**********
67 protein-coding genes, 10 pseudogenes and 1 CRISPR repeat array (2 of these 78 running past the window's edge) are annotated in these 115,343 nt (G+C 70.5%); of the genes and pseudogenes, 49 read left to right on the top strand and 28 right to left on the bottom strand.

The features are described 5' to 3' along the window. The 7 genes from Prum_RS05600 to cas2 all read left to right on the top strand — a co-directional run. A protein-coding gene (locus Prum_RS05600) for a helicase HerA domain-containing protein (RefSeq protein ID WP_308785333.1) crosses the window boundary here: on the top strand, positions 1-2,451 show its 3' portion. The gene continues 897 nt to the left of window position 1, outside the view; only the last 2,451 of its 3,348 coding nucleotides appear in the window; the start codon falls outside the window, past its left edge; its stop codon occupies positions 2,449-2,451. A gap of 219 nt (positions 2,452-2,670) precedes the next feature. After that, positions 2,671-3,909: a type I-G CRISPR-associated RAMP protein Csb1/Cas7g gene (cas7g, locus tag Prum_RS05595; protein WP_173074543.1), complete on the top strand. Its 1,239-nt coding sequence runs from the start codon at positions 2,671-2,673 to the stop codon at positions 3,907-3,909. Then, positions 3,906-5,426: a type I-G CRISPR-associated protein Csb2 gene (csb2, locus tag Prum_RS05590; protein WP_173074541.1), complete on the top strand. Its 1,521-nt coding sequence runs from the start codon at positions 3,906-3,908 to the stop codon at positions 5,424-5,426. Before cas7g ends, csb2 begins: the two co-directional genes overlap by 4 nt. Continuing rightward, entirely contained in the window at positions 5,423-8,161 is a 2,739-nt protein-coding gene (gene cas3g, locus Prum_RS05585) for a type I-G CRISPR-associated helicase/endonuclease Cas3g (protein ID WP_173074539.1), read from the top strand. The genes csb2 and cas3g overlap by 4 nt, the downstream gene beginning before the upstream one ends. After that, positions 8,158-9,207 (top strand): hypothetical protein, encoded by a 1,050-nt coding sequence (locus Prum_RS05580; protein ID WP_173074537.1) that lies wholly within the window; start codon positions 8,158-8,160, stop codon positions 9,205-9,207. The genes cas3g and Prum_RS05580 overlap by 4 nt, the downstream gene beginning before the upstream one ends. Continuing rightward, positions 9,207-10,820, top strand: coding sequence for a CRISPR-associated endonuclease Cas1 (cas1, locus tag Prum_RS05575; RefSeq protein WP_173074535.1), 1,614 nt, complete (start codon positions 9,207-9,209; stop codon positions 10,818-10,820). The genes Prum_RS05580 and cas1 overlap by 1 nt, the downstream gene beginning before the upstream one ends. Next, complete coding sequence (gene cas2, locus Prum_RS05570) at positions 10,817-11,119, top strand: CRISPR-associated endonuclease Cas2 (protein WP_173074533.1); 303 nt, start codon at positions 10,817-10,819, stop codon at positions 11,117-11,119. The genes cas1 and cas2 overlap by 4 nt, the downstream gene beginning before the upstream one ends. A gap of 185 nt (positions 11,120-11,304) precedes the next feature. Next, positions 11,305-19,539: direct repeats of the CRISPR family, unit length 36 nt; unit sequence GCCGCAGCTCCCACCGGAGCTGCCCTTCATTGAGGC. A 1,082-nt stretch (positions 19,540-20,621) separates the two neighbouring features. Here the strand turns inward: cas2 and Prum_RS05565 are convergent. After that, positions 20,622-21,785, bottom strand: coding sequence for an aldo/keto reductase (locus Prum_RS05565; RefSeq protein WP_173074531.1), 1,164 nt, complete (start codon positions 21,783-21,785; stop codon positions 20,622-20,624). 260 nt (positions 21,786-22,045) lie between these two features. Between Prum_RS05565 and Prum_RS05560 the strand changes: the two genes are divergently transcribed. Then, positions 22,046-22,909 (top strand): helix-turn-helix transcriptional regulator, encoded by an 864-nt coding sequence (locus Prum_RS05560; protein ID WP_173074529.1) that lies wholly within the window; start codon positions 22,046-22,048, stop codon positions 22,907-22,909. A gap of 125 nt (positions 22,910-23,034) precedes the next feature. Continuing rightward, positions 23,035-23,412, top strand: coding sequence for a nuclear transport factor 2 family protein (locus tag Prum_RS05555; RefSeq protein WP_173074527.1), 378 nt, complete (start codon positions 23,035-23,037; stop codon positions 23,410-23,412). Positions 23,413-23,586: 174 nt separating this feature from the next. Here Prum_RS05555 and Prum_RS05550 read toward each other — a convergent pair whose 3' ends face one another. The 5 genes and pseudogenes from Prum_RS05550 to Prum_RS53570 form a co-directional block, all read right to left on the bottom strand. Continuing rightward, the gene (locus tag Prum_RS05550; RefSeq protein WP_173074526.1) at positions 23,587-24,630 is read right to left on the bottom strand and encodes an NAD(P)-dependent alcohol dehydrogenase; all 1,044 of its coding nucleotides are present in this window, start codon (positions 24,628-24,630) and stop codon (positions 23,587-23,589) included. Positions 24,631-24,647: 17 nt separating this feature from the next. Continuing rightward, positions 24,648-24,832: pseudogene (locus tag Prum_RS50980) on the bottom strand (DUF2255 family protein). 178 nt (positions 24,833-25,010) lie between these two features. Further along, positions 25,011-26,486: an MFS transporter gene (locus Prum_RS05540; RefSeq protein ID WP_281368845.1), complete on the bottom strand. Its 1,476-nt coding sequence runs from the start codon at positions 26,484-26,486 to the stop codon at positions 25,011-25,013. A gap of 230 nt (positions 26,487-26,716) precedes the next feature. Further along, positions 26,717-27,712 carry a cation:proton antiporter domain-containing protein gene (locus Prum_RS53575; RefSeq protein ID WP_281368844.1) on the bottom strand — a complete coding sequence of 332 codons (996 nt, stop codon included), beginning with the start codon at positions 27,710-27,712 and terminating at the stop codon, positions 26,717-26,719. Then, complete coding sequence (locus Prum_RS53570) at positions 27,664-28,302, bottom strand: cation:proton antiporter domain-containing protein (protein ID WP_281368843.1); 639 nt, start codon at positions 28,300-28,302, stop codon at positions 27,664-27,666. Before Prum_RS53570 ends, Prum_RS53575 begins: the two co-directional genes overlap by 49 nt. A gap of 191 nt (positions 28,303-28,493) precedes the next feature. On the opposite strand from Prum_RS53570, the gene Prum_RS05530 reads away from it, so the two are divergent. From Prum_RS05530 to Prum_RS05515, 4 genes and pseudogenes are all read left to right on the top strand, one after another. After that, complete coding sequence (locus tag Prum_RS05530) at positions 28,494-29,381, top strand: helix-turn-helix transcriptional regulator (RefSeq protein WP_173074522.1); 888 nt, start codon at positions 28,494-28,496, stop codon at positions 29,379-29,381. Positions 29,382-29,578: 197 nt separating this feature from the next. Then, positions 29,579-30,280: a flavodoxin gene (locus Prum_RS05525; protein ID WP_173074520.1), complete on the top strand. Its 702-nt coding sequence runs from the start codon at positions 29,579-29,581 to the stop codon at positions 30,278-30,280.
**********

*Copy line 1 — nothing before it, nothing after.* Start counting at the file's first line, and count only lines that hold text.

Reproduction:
67 protein-coding genes, 10 pseudogenes and 1 CRISPR repeat array (2 of these 78 running past the window's edge) are annotated in these 115,343 nt (G+C 70.5%); of the genes and pseudogenes, 49 read left to right on the top strand and 28 right to left on the bottom strand.